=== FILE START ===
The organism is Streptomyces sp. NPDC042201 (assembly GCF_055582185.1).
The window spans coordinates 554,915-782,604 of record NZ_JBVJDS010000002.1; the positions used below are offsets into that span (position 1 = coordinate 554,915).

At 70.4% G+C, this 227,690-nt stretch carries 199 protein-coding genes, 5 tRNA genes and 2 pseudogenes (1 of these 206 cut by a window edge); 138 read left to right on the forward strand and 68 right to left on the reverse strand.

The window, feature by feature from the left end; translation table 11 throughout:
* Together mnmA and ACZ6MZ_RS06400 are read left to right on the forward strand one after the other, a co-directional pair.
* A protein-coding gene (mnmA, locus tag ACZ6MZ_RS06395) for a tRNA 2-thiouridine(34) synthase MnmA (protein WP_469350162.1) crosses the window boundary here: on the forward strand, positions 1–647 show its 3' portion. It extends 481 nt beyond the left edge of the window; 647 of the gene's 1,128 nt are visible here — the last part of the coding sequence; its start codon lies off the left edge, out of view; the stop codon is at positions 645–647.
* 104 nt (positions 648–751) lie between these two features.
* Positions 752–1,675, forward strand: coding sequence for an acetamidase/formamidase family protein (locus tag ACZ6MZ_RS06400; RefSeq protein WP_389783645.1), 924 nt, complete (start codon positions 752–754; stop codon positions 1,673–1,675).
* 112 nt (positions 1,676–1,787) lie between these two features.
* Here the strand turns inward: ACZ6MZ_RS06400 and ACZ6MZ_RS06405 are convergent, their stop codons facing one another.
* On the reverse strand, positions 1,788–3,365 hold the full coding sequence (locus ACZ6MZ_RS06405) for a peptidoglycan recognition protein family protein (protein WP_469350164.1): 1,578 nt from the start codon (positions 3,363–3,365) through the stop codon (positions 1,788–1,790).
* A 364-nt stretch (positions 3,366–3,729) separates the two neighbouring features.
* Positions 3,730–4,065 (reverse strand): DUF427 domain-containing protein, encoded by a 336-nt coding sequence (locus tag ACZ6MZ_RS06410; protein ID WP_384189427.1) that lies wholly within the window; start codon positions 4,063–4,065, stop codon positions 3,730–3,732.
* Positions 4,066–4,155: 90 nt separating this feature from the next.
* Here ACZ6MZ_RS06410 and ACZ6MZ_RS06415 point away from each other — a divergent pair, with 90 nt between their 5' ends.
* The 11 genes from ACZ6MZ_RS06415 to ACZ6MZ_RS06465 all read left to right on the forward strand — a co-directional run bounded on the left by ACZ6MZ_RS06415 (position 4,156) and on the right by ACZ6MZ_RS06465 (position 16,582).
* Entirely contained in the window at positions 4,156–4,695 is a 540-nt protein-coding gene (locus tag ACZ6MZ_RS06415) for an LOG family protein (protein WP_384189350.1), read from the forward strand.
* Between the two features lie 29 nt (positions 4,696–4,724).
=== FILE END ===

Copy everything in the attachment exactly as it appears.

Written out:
The organism is Streptomyces sp. NPDC042201 (assembly GCF_055582185.1).
The window spans coordinates 554,915-782,604 of record NZ_JBVJDS010000002.1; the positions used below are offsets into that span (position 1 = coordinate 554,915).

At 70.4% G+C, this 227,690-nt stretch carries 199 protein-coding genes, 5 tRNA genes and 2 pseudogenes (1 of these 206 cut by a window edge); 138 read left to right on the forward strand and 68 right to left on the reverse strand.

The window, feature by feature from the left end; translation table 11 throughout:
* Together mnmA and ACZ6MZ_RS06400 are read left to right on the forward strand one after the other, a co-directional pair.
* A protein-coding gene (mnmA, locus tag ACZ6MZ_RS06395) for a tRNA 2-thiouridine(34) synthase MnmA (protein WP_469350162.1) crosses the window boundary here: on the forward strand, positions 1–647 show its 3' portion. It extends 481 nt beyond the left edge of the window; 647 of the gene's 1,128 nt are visible here — the last part of the coding sequence; its start codon lies off the left edge, out of view; the stop codon is at positions 645–647.
* 104 nt (positions 648–751) lie between these two features.
* Positions 752–1,675, forward strand: coding sequence for an acetamidase/formamidase family protein (locus tag ACZ6MZ_RS06400; RefSeq protein WP_389783645.1), 924 nt, complete (start codon positions 752–754; stop codon positions 1,673–1,675).
* 112 nt (positions 1,676–1,787) lie between these two features.
* Here the strand turns inward: ACZ6MZ_RS06400 and ACZ6MZ_RS06405 are convergent, their stop codons facing one another.
* On the reverse strand, positions 1,788–3,365 hold the full coding sequence (locus ACZ6MZ_RS06405) for a peptidoglycan recognition protein family protein (protein WP_469350164.1): 1,578 nt from the start codon (positions 3,363–3,365) through the stop codon (positions 1,788–1,790).
* A 364-nt stretch (positions 3,366–3,729) separates the two neighbouring features.
* Positions 3,730–4,065 (reverse strand): DUF427 domain-containing protein, encoded by a 336-nt coding sequence (locus tag ACZ6MZ_RS06410; protein ID WP_384189427.1) that lies wholly within the window; start codon positions 4,063–4,065, stop codon positions 3,730–3,732.
* Positions 4,066–4,155: 90 nt separating this feature from the next.
* Here ACZ6MZ_RS06410 and ACZ6MZ_RS06415 point away from each other — a divergent pair, with 90 nt between their 5' ends.
* The 11 genes from ACZ6MZ_RS06415 to ACZ6MZ_RS06465 all read left to right on the forward strand — a co-directional run bounded on the left by ACZ6MZ_RS06415 (position 4,156) and on the right by ACZ6MZ_RS06465 (position 16,582).
* Entirely contained in the window at positions 4,156–4,695 is a 540-nt protein-coding gene (locus tag ACZ6MZ_RS06415) for an LOG family protein (protein WP_384189350.1), read from the forward strand.
* Between the two features lie 29 nt (positions 4,696–4,724).